Extend your healthspan with a few essential insights in to how your body works, how DNA damage affects ageing, and how certain nutritional diets and lifestyles can help not only delay the ageing process, but also cut a few years off your biological age.
Most of us know and many of us dread the signs of ageing. We also know it's a natural process and a fact of life, but that's of little consolation when grey hairs come in and wrinkles start taking over.
In every tissue of our body, cells die when they reach the end of their lifespan. Cells in the brain, heart, and skeletal muscles live on for years, whereas cells in the skin, gut or blood are quire short-lived. The inner lining of your gut is renewed weekly, for example, while your skin is replaced entirely every month.
This all happens thanks to tissue-specific stem cells that continuously replace lost cells. Without these stem cells, many tissues would age prematurely. Grey hair, for instance, is a sign that the stem cells in the hair follicles are depleted, either naturally or due to exposure to stress.
However, with age, healing grows more difficult and stem cells perform worse with time for various reasons. Here are some of the hallmarks of ageing:
But why is that? As stem cells divide, they replicate their DNA. Sometimes damage occurs in this replication and is passed on to daughter cells. The causes can be internal (endogenous) or external (exogenous), and here are some examples:
Unfortunately, cells also accumulate genetic damage when they divide. Our bodies have various DNA repair mechanisms in place, but not everything gets fixed. Errors slip through the cracks and build up. As we get older, these errors become more common, leading to the decline of cells and whole organs.
Our DNA is neatly packaged in chromosomes. With each new division, the ends of these chromosomes shorten because DNA polymerase is unable to completely replicate the whole molecule. Telomere shortening limits life-span, so it's like a biological clock.
These 'ends' are called telomeres, and they're responsible for protecting the DNA. If telomeres become too short (telomere attrition), the cell can't divide properly (stem cell exhaustion). Ultimately, it ages and stops functioning properly. This leads to a decline in health.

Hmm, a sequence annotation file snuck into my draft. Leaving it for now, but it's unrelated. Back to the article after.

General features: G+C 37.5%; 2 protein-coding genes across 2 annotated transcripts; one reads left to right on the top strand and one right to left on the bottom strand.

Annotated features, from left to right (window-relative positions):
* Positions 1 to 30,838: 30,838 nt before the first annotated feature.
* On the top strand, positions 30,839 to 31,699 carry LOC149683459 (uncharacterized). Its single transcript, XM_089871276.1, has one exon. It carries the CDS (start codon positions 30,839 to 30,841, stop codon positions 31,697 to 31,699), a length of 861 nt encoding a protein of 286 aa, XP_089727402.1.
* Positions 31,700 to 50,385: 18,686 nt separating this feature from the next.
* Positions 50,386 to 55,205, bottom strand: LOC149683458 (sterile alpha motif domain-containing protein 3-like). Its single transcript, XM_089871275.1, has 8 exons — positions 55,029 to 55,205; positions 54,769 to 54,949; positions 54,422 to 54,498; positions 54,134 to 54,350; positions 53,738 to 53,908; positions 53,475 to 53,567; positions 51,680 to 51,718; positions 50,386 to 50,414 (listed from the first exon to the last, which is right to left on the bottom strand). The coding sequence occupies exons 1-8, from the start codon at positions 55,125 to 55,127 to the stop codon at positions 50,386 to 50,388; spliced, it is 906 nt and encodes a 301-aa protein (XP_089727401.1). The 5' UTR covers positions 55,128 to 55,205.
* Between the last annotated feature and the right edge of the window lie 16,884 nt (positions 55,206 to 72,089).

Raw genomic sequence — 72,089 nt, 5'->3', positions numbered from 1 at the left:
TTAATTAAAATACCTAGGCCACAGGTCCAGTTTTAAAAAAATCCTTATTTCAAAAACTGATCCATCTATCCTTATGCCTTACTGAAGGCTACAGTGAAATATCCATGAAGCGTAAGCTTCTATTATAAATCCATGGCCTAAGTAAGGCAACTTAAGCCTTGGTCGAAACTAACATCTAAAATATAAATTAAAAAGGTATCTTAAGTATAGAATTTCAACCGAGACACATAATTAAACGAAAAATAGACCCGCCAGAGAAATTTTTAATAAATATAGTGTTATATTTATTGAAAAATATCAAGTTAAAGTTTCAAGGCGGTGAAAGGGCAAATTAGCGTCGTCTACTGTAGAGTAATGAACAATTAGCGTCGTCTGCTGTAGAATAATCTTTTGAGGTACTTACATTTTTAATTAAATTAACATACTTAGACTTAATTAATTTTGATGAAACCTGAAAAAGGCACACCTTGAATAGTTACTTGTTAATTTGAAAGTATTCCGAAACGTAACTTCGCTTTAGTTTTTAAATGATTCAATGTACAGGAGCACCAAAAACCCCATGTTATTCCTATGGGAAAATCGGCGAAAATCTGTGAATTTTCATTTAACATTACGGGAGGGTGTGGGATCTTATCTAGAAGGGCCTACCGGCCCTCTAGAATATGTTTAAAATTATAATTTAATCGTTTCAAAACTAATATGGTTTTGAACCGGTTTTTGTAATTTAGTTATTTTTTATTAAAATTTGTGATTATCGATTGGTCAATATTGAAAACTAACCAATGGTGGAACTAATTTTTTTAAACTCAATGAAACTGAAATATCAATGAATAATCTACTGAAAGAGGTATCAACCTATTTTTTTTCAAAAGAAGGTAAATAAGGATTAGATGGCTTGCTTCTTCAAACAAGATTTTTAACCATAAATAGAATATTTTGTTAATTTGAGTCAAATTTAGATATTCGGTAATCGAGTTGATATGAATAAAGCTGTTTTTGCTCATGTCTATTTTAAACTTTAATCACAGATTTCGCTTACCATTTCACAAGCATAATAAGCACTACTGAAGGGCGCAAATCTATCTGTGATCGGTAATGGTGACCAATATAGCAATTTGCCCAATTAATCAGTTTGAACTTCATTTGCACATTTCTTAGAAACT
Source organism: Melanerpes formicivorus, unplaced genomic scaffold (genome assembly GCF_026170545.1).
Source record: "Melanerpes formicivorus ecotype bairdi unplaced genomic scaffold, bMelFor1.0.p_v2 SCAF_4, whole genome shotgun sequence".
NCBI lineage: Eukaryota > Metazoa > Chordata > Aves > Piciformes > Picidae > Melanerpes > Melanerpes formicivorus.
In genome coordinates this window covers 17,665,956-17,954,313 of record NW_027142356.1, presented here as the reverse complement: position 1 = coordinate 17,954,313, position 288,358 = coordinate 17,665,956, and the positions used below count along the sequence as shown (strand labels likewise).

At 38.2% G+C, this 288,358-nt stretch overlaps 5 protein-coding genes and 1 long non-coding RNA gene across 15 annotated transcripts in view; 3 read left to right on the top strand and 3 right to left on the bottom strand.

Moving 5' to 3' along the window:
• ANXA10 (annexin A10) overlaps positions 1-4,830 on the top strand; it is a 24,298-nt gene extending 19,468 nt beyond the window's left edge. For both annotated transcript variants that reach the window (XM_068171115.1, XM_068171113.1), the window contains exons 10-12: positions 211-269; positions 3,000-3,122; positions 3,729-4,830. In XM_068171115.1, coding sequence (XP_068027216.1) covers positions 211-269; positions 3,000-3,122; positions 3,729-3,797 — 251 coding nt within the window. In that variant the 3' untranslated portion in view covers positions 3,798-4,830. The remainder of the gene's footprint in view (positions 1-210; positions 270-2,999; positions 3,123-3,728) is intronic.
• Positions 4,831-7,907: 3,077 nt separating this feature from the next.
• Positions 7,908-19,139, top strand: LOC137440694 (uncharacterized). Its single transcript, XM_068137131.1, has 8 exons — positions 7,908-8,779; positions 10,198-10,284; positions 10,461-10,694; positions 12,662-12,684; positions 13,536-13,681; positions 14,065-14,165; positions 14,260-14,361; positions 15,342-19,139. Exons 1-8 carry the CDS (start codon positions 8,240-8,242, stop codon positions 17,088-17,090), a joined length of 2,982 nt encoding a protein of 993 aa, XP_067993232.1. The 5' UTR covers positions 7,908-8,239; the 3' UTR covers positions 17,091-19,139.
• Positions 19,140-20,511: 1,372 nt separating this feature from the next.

Almost all the body cells are exposed to this chromosome shortening. The only known exception are cells that express an enzyme called telomerase. This enzyme repairs telomeres.
Could this be? Can humans delay the ageing process, or is this a wild goose chase?
Two twin studies estimate that only a fraction of the lifespan has to do with genetics, while 70% to 80% is due to individual lifestyle and environment. One is a centenarian study, while the other explored the heritability of longevity.
A recent study shows that long-term calorie restrictions don't delay ageing related to telomere length in obese people. However, another study claims that nutrition and lifestyle can intervene in improving telomerase activity and restoring short telomeres in stem cells, thereby promoting the health-span of humans.
So, it's not a matter or dieting for a month or two. This will have no effect on the length of your average telomere. Rather, a complete overhaul of your lifestyle and nutritional intake may help restore the functions of the cells that matter most to you as you age: the ones that are nearing their end.
Is there such a thing as a youth elixir? Food has always been used as medicine, and so it's understandable that people will try to 'treat' ageing with food. But there's no known ingredient or food product that extends your "healthspan" on its own. However, it looks like Mediterraneans might be on to something.
This study on the anti-aging properties of the Mediterranean diet shows that, for reasons still unknown to us, Mediterraneans live longer and healthier lives than most people. Mind you, many similar studies claim the same thing.
But this particular study goes a step further to claim that it's telomere maintenance rather than extension (lengthening by telomerase) that extends the lifespan. For some reason, a Mediterranean diet is associated with this telomere maintenance.
So, here's some food for thought: what if we all had a diet high in vegetables, fruit, legumes, nuts, beans, cereals, grains, fish, and unsaturated fats? What if we all swapped the calories for the natural goodness?
Well, not many of us have the time or the resources to cook and buy low-calorie food every single day. But luckily, we have the next best thing: smart.food.
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